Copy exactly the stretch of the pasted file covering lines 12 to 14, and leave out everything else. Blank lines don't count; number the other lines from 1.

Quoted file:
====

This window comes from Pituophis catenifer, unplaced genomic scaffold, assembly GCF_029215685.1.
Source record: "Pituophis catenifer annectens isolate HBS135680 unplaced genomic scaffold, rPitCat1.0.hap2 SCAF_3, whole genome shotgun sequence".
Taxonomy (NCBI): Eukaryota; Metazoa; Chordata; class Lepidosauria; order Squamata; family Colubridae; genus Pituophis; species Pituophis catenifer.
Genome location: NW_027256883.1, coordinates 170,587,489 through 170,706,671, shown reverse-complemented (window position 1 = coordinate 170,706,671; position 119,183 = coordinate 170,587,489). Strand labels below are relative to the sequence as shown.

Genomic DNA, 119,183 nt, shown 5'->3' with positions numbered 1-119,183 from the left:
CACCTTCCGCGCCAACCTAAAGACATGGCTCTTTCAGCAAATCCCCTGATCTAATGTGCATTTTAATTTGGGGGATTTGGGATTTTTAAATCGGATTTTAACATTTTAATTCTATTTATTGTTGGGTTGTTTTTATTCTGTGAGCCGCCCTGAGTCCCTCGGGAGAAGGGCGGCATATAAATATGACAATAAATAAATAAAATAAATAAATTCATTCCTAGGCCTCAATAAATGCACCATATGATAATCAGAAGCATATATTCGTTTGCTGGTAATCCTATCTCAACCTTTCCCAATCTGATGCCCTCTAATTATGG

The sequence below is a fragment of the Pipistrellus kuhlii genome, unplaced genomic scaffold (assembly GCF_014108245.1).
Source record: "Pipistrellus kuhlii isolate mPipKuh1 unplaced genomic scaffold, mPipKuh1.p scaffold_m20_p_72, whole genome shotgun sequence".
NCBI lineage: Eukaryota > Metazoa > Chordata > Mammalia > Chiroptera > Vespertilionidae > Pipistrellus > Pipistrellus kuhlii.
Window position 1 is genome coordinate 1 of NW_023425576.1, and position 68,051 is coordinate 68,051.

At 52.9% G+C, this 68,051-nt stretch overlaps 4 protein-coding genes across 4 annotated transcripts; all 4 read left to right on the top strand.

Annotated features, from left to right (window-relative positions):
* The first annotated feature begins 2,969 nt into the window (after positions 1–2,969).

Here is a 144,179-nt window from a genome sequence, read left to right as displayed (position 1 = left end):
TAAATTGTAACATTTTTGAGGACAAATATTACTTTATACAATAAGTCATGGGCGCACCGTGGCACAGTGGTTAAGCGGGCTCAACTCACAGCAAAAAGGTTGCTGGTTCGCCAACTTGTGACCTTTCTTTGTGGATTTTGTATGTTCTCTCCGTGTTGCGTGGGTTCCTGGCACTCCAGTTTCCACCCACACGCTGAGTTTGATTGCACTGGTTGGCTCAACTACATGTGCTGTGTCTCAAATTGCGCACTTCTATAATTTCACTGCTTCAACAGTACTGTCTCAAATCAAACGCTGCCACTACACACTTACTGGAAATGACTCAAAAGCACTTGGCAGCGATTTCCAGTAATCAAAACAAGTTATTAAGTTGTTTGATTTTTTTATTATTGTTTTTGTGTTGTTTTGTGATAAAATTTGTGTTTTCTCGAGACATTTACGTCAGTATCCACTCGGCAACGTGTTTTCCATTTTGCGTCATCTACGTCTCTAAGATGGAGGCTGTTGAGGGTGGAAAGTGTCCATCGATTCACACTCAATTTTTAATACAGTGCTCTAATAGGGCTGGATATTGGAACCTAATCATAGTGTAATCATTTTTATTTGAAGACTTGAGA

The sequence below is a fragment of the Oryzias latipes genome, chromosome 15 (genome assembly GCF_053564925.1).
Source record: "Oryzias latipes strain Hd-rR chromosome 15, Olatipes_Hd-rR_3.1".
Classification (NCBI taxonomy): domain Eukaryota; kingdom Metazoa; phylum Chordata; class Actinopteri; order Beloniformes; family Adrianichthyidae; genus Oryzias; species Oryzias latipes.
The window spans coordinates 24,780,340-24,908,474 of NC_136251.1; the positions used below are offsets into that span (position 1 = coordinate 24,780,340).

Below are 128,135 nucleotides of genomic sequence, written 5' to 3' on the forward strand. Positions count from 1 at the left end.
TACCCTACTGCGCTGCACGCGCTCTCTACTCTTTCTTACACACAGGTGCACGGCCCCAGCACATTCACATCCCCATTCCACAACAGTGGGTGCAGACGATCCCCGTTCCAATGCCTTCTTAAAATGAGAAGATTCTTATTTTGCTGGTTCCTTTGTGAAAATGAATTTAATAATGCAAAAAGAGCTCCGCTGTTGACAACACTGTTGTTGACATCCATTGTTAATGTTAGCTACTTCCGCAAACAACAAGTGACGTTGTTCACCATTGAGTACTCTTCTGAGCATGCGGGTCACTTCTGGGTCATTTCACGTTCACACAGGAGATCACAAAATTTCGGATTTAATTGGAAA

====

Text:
Annotated features, from left to right (window-relative positions):
* The first annotated feature begins 2,969 nt into the window (after positions 1–2,969).

Here is a 144,179-nt window from a genome sequence, read left to right as displayed (position 1 = left end):